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Publicly Available Published by De Gruyter September 6, 2017

A rare case of a neonatal hepatic tumor presenting as hydrops fetalis

Samarth Shukla, Sandy Cheung and Vitaliya Boyar


Hepatic hemangioendothelioma is a rare and benign vascular tumor, usually asymptomatic at birth. However, it can present with severe cardio-respiratory symptoms and consumptive coagulopathy. Here we present a severe case of hepatic hemangioendothelioma presenting as hydrops fetalis, suggesting that it can have significant prenatal and postnatal morbidity.


This is a unique case of a neonatal hepatic vascular tumor presenting with hydrops fetalis and rapid decompensation after birth. Systemic corticosteroid remains first-line regimen; however, if there is no response, additional therapy such as chemotherapeutic agents and/or surgical interventions is recommended.


A 2545-g male infant was born at 31 weeks’ gestation by an urgent cesarean section to a 26-year-old mother with negative prenatal serology, due to concerns for fetal well-being and meconium-stained fluid. The pregnancy was complicated by maternal anemia, requiring parenteral iron, advanced cervical changes and preterm labor 2 days prior to delivery. Fetal ultrasound showed polyhydramnios, hydrops fetalis, increased fetal abdominal circumference, hepatomegaly with increased vascularity and hyperechogenicity. Resuscitation included endotracheal intubation, positive pressure ventilation and chest compressions for 1 min.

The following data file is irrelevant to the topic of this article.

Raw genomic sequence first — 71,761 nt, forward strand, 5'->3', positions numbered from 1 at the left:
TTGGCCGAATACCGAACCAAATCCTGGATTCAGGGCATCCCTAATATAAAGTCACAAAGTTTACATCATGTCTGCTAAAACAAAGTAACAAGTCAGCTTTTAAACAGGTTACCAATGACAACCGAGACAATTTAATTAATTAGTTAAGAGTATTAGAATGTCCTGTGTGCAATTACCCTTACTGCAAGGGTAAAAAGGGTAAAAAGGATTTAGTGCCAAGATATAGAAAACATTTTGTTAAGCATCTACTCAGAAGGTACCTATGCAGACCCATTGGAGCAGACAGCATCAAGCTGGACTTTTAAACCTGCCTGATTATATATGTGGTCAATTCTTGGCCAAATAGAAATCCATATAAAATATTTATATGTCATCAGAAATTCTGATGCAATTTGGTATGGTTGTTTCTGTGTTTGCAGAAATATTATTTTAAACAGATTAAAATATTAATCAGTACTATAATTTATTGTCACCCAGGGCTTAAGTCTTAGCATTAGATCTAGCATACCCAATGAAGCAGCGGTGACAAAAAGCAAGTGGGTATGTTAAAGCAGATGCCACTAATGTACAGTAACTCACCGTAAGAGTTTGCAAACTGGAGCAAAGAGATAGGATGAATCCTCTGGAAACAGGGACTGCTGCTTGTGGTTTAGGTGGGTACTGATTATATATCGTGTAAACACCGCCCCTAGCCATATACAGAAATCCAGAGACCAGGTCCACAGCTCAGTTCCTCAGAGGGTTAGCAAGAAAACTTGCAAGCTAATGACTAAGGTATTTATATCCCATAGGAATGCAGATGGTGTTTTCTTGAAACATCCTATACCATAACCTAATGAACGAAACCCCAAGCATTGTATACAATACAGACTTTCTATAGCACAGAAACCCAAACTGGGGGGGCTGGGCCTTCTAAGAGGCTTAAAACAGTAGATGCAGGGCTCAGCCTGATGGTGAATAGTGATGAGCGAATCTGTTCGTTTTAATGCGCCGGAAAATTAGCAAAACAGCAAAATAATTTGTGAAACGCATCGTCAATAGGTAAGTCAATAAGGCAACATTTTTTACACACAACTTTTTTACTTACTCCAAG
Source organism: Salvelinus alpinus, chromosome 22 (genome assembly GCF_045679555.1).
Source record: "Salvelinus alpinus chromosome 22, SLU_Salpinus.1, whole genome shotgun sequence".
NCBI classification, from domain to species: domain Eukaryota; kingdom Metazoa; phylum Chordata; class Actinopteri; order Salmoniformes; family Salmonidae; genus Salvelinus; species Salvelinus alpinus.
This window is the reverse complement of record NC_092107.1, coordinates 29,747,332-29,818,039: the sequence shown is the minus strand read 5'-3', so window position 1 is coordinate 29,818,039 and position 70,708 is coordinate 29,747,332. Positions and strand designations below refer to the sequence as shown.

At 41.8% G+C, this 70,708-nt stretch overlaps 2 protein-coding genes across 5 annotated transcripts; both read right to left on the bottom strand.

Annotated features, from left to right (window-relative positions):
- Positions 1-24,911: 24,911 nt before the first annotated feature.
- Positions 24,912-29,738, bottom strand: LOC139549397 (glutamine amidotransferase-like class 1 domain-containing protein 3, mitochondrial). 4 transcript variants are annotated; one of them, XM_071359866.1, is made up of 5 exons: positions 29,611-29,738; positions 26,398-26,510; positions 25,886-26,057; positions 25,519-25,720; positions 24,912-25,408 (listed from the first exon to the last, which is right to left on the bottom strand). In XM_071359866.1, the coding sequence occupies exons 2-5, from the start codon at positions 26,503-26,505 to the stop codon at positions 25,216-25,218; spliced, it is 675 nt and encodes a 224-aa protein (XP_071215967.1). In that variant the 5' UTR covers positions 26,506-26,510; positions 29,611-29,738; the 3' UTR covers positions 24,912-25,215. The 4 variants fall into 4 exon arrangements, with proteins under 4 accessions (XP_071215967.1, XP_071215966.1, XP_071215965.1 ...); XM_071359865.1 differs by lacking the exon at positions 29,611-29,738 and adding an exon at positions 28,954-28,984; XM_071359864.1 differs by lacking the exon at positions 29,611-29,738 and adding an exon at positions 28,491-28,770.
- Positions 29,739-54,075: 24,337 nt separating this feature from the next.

On examination, the infant had generalized edema with moderate respiratory distress. Abdominal examination showed a bluish tinge, distension and hepatomegaly. Global muscle tone was normal with periods of alertness. He was placed on a high-frequency oscillator. Initial arterial blood gas was within normal limits. Complete blood count showed a hematocrit of 32% and a platelet count of 45,000/mm3.

Abdominal ultrasound revealed a large, heterogeneous, hypoechoic hepatic mass (Figure 1) with multiple areas of arterio-venous shunting and dilated tortuous hepatic veins, consistent with the diagnosis of hepatic hemangioendothelioma. A chest radiograph showed prominent hepatic density consistent with ultrasound findings and prominent cardiac silhouette concerning for pulmonary overcirculation.

Figure 1: 
Sagittal view of the liver showing size and echo texture of the lesion.

Figure 1:

Sagittal view of the liver showing size and echo texture of the lesion.